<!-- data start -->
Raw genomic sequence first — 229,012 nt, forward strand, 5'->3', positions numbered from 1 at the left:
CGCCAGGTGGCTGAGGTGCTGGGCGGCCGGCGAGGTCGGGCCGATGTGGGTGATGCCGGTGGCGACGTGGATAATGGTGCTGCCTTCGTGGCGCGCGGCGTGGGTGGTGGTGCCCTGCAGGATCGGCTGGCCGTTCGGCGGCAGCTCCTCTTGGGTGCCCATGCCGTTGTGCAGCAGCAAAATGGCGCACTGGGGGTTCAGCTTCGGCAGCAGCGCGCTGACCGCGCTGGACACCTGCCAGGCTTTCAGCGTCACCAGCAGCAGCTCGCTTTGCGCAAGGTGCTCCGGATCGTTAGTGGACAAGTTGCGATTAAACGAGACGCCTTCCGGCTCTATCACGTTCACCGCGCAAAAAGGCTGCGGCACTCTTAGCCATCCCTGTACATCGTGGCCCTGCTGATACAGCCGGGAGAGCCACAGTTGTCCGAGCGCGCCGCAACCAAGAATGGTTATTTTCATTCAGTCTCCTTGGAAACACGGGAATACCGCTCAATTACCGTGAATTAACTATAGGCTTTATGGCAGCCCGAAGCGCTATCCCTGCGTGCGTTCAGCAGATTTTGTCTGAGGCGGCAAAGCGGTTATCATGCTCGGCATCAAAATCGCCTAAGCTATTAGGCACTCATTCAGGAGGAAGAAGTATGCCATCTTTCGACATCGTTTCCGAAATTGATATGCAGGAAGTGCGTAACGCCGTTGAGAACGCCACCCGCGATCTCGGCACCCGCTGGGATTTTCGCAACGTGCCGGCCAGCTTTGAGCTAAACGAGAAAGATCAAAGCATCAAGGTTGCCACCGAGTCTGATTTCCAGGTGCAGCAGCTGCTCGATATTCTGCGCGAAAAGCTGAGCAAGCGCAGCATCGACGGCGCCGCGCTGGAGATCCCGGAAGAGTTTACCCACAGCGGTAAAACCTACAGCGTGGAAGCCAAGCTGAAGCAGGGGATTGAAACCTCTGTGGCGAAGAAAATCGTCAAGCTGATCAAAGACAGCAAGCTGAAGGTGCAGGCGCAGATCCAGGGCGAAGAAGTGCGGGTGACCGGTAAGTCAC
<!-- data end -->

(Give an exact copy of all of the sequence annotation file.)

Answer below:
Raw genomic sequence first — 229,012 nt, forward strand, 5'->3', positions numbered from 1 at the left:
CGCCAGGTGGCTGAGGTGCTGGGCGGCCGGCGAGGTCGGGCCGATGTGGGTGATGCCGGTGGCGACGTGGATAATGGTGCTGCCTTCGTGGCGCGCGGCGTGGGTGGTGGTGCCCTGCAGGATCGGCTGGCCGTTCGGCGGCAGCTCCTCTTGGGTGCCCATGCCGTTGTGCAGCAGCAAAATGGCGCACTGGGGGTTCAGCTTCGGCAGCAGCGCGCTGACCGCGCTGGACACCTGCCAGGCTTTCAGCGTCACCAGCAGCAGCTCGCTTTGCGCAAGGTGCTCCGGATCGTTAGTGGACAAGTTGCGATTAAACGAGACGCCTTCCGGCTCTATCACGTTCACCGCGCAAAAAGGCTGCGGCACTCTTAGCCATCCCTGTACATCGTGGCCCTGCTGATACAGCCGGGAGAGCCACAGTTGTCCGAGCGCGCCGCAACCAAGAATGGTTATTTTCATTCAGTCTCCTTGGAAACACGGGAATACCGCTCAATTACCGTGAATTAACTATAGGCTTTATGGCAGCCCGAAGCGCTATCCCTGCGTGCGTTCAGCAGATTTTGTCTGAGGCGGCAAAGCGGTTATCATGCTCGGCATCAAAATCGCCTAAGCTATTAGGCACTCATTCAGGAGGAAGAAGTATGCCATCTTTCGACATCGTTTCCGAAATTGATATGCAGGAAGTGCGTAACGCCGTTGAGAACGCCACCCGCGATCTCGGCACCCGCTGGGATTTTCGCAACGTGCCGGCCAGCTTTGAGCTAAACGAGAAAGATCAAAGCATCAAGGTTGCCACCGAGTCTGATTTCCAGGTGCAGCAGCTGCTCGATATTCTGCGCGAAAAGCTGAGCAAGCGCAGCATCGACGGCGCCGCGCTGGAGATCCCGGAAGAGTTTACCCACAGCGGTAAAACCTACAGCGTGGAAGCCAAGCTGAAGCAGGGGATTGAAACCTCTGTGGCGAAGAAAATCGTCAAGCTGATCAAAGACAGCAAGCTGAAGGTGCAGGCGCAGATCCAGGGCGAAGAAGTGCGGGTGACCGGTAAGTCAC